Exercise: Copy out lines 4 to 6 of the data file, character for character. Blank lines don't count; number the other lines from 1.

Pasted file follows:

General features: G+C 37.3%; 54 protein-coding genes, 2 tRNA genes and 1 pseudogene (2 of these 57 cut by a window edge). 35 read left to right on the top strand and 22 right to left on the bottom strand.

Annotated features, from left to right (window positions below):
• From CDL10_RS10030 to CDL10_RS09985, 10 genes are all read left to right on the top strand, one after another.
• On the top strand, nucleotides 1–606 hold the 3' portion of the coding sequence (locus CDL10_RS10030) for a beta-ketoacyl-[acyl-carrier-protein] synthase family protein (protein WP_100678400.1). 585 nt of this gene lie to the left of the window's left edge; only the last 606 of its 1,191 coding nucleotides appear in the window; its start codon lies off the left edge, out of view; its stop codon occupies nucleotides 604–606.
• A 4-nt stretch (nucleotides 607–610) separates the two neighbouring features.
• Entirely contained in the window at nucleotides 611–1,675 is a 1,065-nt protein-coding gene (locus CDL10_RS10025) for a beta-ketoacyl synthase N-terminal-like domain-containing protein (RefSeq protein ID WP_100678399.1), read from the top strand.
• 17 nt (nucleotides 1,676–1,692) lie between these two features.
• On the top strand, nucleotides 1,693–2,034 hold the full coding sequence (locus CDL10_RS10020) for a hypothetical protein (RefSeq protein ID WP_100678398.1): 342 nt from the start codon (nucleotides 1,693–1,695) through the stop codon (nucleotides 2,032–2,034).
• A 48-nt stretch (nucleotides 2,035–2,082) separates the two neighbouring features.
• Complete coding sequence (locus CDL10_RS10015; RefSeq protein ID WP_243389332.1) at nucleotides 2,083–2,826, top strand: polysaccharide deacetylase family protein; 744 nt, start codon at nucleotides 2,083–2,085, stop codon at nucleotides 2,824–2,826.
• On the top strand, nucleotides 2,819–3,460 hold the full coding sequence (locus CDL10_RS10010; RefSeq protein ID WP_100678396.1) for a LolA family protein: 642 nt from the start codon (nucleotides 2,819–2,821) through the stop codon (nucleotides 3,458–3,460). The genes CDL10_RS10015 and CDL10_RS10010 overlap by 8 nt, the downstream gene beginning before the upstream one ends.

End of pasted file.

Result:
• On the top strand, nucleotides 1–606 hold the 3' portion of the coding sequence (locus CDL10_RS10030) for a beta-ketoacyl-[acyl-carrier-protein] synthase family protein (protein WP_100678400.1). 585 nt of this gene lie to the left of the window's left edge; only the last 606 of its 1,191 coding nucleotides appear in the window; its start codon lies off the left edge, out of view; its stop codon occupies nucleotides 604–606.
• A 4-nt stretch (nucleotides 607–610) separates the two neighbouring features.
• Entirely contained in the window at nucleotides 611–1,675 is a 1,065-nt protein-coding gene (locus CDL10_RS10025) for a beta-ketoacyl synthase N-terminal-like domain-containing protein (RefSeq protein ID WP_100678399.1), read from the top strand.